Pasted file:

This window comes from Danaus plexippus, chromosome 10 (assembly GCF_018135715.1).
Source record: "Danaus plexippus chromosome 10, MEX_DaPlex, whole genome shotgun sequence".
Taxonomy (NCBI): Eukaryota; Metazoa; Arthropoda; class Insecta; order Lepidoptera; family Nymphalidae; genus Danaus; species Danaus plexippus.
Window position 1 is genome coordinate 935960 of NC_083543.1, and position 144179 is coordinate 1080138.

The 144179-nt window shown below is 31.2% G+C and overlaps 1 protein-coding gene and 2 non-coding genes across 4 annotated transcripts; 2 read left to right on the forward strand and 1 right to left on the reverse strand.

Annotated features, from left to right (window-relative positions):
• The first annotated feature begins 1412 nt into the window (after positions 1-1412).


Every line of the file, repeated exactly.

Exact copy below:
This window comes from Danaus plexippus, chromosome 10 (assembly GCF_018135715.1).
Source record: "Danaus plexippus chromosome 10, MEX_DaPlex, whole genome shotgun sequence".
Taxonomy (NCBI): Eukaryota; Metazoa; Arthropoda; class Insecta; order Lepidoptera; family Nymphalidae; genus Danaus; species Danaus plexippus.
Window position 1 is genome coordinate 935960 of NC_083543.1, and position 144179 is coordinate 1080138.

The 144179-nt window shown below is 31.2% G+C and overlaps 1 protein-coding gene and 2 non-coding genes across 4 annotated transcripts; 2 read left to right on the forward strand and 1 right to left on the reverse strand.

Annotated features, from left to right (window-relative positions):
• The first annotated feature begins 1412 nt into the window (after positions 1-1412).